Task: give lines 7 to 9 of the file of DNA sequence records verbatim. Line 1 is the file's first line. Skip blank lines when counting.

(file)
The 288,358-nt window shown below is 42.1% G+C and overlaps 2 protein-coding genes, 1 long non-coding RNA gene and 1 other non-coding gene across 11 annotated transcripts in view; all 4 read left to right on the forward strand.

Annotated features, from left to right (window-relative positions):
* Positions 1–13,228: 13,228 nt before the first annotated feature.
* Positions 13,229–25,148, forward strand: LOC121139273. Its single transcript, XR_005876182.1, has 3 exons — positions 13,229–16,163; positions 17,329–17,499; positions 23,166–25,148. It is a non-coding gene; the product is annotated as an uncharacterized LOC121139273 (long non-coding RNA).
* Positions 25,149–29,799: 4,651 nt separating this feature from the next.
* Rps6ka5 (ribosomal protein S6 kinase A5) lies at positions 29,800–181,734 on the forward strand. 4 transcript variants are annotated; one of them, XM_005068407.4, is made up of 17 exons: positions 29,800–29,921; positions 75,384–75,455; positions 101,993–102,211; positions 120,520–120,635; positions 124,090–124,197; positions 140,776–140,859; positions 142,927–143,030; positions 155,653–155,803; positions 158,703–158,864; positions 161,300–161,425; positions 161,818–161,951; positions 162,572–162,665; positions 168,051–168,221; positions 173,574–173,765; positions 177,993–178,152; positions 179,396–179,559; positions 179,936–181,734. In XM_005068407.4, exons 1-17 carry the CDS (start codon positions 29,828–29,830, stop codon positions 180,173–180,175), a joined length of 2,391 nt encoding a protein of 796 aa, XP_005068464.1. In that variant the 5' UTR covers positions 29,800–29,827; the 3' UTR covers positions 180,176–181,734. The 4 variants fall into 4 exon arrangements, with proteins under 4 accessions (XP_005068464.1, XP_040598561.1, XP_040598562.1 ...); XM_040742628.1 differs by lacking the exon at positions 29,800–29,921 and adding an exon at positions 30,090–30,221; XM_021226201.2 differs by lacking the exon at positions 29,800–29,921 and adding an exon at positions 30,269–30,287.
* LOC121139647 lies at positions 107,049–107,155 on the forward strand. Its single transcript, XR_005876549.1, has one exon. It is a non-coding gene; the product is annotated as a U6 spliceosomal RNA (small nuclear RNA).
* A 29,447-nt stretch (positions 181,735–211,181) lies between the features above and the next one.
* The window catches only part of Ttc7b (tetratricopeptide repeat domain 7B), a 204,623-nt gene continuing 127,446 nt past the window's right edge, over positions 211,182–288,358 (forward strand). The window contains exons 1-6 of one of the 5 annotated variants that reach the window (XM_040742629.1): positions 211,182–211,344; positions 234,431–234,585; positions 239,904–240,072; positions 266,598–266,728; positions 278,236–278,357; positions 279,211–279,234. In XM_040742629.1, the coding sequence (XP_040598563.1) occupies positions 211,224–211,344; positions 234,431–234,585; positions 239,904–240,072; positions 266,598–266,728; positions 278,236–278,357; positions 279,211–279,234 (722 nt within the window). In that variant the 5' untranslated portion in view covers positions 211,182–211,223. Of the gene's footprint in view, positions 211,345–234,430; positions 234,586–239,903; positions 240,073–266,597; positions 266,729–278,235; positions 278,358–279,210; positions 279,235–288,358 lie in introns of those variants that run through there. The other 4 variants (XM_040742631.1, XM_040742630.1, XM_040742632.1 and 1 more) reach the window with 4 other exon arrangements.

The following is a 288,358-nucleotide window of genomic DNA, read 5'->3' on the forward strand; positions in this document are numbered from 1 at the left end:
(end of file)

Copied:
* LOC121139647 lies at positions 107,049–107,155 on the forward strand. Its single transcript, XR_005876549.1, has one exon. It is a non-coding gene; the product is annotated as a U6 spliceosomal RNA (small nuclear RNA).
* A 29,447-nt stretch (positions 181,735–211,181) lies between the features above and the next one.
* The window catches only part of Ttc7b (tetratricopeptide repeat domain 7B), a 204,623-nt gene continuing 127,446 nt past the window's right edge, over positions 211,182–288,358 (forward strand). The window contains exons 1-6 of one of the 5 annotated variants that reach the window (XM_040742629.1): positions 211,182–211,344; positions 234,431–234,585; positions 239,904–240,072; positions 266,598–266,728; positions 278,236–278,357; positions 279,211–279,234. In XM_040742629.1, the coding sequence (XP_040598563.1) occupies positions 211,224–211,344; positions 234,431–234,585; positions 239,904–240,072; positions 266,598–266,728; positions 278,236–278,357; positions 279,211–279,234 (722 nt within the window). In that variant the 5' untranslated portion in view covers positions 211,182–211,223. Of the gene's footprint in view, positions 211,345–234,430; positions 234,586–239,903; positions 240,073–266,597; positions 266,729–278,235; positions 278,358–279,210; positions 279,235–288,358 lie in introns of those variants that run through there. The other 4 variants (XM_040742631.1, XM_040742630.1, XM_040742632.1 and 1 more) reach the window with 4 other exon arrangements.